Our readings for the Second Sunday in Advent have us looking forward to the Messiah. “Messiah” means “anointed one,” and this is the one anointed with the Spirit of God. The Messiah is prophet, priest, and king: he speaks the truth, reconciles the people with God, and makes order in the earth.
The first thing to see in Isaiah 11 is the spirit that rests on the Messiah: “the spirit of the Lord” – the Holy Spirit – “a spirit of wisdom and understanding, of counsel and strength, of knowledge and of fear of the Lord.” Because of this Spirit, he will judge “not by appearance nor by hearsay” – not with the shallow judgments of fallen man – but with the insight of God’s Holy Spirit. A prophet and king who sees the truth.
Thus he will bring justice, set things in right order: because he sees truly, with the Spirit of God. Isaiah – like Pope Francis! – emphasizes how this especially serves the poor, who are always the worst victims of injustice. The just one will treat them right.
This Holy Spirit of the Messiah, by the way, is the same Spirit he sends to us: that we too might see rightly and judge justly.
The long reading from Isaiah goes on to the famous discourse about the wolf and the lamb, the leopard and the kid, the calf and the lion, etc. There are two ways we can read this.
One is that it is an extended metaphor, further developing the theme of human justice. The Just One is so good that he will reconcile those who are most opposed, the most unlikely enemies. So good that even those who are like wolves will no longer oppress those who are like lambs. He will create a truly just and peaceful world.
Another way to read this is that a just order among men will even bring justice to the natural world. Consider Genesis: “The LORD God took the man, and put him into the garden of Eden to dress it and to keep it” (Gen. 2:15), but when Adam sinned, God said, “cursed is the ground for thy sake; in sorrow shall thou eat of it all the days of thy life; thorns also and thistles shall it bring forth to thee” (Gen. 3:17-18). Man’s role in the world is so fundamental that even the natural order depends on the goodness of the gardener.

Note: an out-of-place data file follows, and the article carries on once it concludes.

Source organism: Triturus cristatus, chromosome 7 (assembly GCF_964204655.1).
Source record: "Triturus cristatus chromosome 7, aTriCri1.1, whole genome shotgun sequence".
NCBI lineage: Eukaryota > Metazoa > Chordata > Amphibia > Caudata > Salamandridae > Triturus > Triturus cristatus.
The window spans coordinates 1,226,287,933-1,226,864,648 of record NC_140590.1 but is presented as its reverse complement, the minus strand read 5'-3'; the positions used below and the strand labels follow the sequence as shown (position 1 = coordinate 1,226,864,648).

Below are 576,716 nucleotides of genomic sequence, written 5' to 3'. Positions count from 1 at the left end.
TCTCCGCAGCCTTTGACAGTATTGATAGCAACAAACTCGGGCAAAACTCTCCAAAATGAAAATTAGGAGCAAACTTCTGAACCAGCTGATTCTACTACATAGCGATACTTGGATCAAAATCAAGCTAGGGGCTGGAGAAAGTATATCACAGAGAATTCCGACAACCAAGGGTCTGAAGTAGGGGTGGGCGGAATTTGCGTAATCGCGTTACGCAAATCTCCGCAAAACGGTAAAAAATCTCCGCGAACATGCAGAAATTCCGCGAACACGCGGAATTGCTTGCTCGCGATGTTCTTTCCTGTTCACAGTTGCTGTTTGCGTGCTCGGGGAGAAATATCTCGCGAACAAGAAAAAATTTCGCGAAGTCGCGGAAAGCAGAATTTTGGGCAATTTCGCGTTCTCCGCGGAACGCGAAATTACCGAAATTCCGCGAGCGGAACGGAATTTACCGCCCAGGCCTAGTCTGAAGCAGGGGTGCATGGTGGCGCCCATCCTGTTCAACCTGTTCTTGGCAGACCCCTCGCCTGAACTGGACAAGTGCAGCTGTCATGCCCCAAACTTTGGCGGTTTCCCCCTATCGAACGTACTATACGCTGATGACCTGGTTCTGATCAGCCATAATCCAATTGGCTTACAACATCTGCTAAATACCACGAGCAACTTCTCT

In either case, the point is an extended meditation on justice, on the beauty of a truly just order. And a recognition that only the Spirit of God, the Spirit of the Messiah, can bring that justice. Come, Lord Jesus!
The reading from Romans gives a more priestly, religious angle to the same teaching. Again, God “grants us to think in harmony with one another.” But here it is so that “with one accord you may with one voice glorify the God and Father of our Lord Jesus Christ.” The justice of the Just One gives us harmony with one another precisely by bringing us into harmony with God.
This is the perfection of Israel. It is not that God gave up on the Old Testament thing and then moved on. No, he is completing that work. Jesus came among the nation of Israel “to show God’s truthfulness, to confirm the promises to the patriarchs,” to build up and perfect that religious nation. But he did it in such a way as to bring us all in: all nations shall flow into Jerusalem (Isaiah 2:2).
The holy nation expands into the universal Catholic Church. All the promises to Israel are perfected in that worldwide kingdom, with Christ its head, joined in peace and in praising God. Or at least, the Church on earth is the beginning of the final perfection of the kingdom of God.
So good is the Messiah, the just one, the one anointed by the Spirit of God!
Finally, the Gospel gives us another angle on this kingdom with John the Baptist. John is a figure of repentance; baptism is a figure of repentance. And John warns us that if we are to follow the Just One, we must be just, we must truly join into his ways: “prepare the way of the Lord! Make straight his paths!”
But this is not our work. As he judges justly by the Holy Spirit, so to do we: “he will baptize you with the Holy Spirit and with fire.” He will raise up the holy people.
How can we better hunger and thirst for God’s justice this Advent season?